Sudden death tops CV death causes in type 2 diabetics with atherosclerosis
medwireNews: Sudden death is the most common cause of cardiovascular (CV) death among patients with type 2 diabetes and atherosclerotic CV disease, an analysis of TECOS data shows.
The study also revealed that patients who experience sudden death have a distinct demographic profile that differs from that of patients who die from other CV causes. Specifically, they had the youngest median age and were most likely to have a glycated hemoglobin (HbA1c) level of 7.5% or higher and be insulin users.
However, Abhinav Sharma (Duke University School of Medicine, Durham, North Carolina, USA) and colleagues say that “[a]dditional research is needed into the underlying mechanism that drives sudden death as well as strategies to reduce the risk of sudden death (e.g., improved glycemic control).”
Among the 1084 deaths that occurred in 14,671 TECOS participants during a median 3-year follow-up period, 530 (49%; 1.20 per 100 patient–years) were due to CV causes, 338 (31%; 0.77 per 100 patient–years) were due to non-CV causes, and the remaining 216 (20%; 0.49 per 100 patient–years) were of unknown cause.
Sudden death accounted for 27% of CV deaths, followed by acute myocardial infarction (MI) or stroke (21%), and heart failure (HF; 12%).
Among non-CV causes of death, malignancy was the most common, accounting for 46% of non-CV deaths.
In multivariate analyses, a lack of prior HF was associated with a significantly reduced risk for each of the specific CV causes of death, at hazard ratios of 0.29 for HF, 0.40 for sudden death, and 0.47 for acute MI or stroke.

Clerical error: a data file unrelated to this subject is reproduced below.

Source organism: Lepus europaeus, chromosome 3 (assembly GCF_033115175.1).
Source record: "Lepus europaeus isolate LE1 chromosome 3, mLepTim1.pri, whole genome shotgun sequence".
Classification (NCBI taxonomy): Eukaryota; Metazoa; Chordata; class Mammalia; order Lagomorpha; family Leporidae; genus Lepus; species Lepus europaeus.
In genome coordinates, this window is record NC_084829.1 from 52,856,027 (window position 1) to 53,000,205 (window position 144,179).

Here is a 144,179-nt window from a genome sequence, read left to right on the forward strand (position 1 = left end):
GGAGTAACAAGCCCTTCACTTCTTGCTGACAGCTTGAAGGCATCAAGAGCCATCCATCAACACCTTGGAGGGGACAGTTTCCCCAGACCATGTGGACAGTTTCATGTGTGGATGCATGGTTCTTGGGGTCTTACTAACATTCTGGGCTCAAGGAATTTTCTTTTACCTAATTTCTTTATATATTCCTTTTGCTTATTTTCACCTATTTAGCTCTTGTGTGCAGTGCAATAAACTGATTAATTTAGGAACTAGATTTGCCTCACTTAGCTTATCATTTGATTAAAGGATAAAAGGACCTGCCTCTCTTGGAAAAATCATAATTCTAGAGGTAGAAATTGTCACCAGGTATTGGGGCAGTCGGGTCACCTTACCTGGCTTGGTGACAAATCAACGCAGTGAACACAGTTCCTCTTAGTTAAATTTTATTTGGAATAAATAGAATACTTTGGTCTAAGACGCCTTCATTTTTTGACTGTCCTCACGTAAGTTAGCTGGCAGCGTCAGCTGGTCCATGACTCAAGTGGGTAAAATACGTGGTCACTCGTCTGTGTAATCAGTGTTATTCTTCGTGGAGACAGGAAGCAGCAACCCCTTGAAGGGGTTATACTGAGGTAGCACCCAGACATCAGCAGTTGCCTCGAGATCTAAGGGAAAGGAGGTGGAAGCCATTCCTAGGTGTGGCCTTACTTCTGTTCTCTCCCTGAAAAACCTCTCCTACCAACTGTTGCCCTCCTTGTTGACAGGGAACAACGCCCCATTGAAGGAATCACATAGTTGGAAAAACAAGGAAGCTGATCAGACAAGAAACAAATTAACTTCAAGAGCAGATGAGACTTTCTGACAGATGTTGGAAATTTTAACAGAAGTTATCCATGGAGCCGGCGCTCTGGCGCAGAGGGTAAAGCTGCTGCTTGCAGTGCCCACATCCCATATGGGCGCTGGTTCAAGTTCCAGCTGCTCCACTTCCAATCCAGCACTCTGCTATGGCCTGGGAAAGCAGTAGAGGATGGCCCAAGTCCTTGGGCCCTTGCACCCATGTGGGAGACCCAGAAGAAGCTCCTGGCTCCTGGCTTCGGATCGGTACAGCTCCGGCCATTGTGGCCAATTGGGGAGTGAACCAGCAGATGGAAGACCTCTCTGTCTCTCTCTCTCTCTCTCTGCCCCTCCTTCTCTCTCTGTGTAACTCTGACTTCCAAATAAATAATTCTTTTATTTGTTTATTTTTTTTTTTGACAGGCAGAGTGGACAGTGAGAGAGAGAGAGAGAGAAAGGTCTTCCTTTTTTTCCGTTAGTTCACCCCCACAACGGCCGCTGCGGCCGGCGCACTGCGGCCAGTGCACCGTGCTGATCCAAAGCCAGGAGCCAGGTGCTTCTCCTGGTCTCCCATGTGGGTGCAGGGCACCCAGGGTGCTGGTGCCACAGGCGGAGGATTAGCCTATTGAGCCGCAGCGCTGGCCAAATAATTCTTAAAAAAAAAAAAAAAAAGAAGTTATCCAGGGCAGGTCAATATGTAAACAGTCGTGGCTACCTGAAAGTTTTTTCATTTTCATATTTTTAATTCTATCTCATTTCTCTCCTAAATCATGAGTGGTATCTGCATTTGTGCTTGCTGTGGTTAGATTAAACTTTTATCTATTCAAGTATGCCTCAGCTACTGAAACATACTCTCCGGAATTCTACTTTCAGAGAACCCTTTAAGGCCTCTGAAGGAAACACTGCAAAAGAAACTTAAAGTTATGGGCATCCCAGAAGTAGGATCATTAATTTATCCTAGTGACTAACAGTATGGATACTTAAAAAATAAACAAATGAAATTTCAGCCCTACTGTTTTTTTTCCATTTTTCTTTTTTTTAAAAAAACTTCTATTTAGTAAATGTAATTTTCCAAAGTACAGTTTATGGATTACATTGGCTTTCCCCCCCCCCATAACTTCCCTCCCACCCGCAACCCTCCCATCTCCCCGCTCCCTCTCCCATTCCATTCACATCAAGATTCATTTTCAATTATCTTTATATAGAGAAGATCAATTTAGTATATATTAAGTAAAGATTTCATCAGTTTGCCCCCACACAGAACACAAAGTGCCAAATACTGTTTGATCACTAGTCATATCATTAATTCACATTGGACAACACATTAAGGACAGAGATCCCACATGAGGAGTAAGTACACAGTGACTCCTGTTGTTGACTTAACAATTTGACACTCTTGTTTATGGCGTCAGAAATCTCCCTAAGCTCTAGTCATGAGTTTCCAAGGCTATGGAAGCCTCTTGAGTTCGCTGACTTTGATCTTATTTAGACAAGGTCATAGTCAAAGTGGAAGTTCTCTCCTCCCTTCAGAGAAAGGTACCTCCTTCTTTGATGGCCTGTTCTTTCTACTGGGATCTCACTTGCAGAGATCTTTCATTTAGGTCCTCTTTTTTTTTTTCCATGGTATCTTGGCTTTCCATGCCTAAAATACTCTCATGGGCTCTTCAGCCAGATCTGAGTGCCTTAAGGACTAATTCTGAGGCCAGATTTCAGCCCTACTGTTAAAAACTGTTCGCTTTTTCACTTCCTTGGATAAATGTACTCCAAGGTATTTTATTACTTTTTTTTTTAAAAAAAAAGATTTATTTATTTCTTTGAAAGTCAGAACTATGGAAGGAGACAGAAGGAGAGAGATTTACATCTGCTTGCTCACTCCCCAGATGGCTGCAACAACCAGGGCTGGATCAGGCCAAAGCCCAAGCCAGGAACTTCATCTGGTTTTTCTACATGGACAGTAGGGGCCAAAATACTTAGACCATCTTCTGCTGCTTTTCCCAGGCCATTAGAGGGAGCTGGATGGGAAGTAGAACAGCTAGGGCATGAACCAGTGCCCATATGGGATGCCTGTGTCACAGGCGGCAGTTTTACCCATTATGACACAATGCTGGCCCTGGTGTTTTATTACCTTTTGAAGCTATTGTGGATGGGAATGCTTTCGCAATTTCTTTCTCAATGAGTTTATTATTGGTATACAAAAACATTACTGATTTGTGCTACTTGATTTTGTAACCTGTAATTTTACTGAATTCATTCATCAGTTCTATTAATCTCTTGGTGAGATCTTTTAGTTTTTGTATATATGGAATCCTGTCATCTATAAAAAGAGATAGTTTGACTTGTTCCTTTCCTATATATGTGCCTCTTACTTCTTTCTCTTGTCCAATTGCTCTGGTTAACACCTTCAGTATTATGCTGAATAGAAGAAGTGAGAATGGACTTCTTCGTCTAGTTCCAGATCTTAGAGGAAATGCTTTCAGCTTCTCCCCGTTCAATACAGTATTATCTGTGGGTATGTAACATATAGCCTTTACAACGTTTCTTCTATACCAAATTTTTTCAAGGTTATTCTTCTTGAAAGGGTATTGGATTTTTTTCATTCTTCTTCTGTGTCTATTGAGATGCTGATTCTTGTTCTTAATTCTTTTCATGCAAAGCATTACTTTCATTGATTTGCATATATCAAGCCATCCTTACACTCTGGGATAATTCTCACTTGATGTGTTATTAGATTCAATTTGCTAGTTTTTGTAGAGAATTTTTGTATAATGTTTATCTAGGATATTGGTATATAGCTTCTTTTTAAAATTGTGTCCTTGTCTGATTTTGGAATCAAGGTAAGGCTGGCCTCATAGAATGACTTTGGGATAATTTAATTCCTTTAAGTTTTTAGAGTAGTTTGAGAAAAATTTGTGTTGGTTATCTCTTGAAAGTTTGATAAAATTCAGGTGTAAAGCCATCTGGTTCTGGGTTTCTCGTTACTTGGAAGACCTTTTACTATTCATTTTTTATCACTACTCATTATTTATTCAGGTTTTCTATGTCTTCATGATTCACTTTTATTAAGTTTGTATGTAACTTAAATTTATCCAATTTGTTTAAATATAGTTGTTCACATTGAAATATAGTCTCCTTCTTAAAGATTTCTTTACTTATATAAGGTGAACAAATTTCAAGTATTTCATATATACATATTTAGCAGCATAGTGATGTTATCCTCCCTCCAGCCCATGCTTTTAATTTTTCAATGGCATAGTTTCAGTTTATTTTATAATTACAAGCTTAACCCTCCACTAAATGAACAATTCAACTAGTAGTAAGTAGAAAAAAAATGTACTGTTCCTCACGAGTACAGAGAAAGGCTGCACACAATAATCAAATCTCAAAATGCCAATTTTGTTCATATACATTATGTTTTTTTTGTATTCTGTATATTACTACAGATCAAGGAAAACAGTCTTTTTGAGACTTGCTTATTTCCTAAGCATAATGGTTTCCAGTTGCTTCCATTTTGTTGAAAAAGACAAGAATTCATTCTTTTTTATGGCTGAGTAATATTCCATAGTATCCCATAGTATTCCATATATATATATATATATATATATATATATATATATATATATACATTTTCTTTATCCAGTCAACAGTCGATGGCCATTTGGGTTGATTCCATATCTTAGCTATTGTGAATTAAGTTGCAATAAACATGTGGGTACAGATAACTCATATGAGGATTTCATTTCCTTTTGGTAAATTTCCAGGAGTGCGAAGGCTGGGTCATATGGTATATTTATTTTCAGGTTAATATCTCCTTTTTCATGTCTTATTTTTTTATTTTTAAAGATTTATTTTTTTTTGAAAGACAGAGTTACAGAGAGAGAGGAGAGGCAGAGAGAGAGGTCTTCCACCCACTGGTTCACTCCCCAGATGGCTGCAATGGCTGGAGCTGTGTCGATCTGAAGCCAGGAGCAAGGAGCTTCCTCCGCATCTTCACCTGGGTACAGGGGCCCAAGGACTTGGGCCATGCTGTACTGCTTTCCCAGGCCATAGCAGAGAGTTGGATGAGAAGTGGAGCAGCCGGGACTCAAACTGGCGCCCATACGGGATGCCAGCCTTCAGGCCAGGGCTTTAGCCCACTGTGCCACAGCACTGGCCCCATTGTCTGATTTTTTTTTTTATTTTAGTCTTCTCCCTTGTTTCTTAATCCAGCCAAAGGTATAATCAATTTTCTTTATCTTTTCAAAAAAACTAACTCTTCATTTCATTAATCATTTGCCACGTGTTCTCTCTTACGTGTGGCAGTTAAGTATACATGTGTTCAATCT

Higher estimated glomerular filtration rate was also associated with reduced risks for sudden death and heart failure mortality, at a hazard ratio of 0.33 per log10 increase for both.
In addition, the researchers found that each 1% increase in HbA1c was associated with a significant 41% increased risk for sudden death, whereas a history of percutaneous coronary intervention was associated with a 39% decreased risk.
This latter finding suggests that “underlying obstructive coronary atherosclerosis may be a contributor to the mechanism underlying sudden death,” Sharma and co-authors write in Diabetes Care.
They add that the clinical variables they have found to be associated with CV mortality “may be considered when risk stratifying patients for therapies that prevent arrhythmic death, such as the implantable cardioverter defibrillator.”
The team concludes: “Preserving renal function and optimizing HF care may represent an option to improve outcomes among patients with diabetes and CV disease.”
By Laura Cowen
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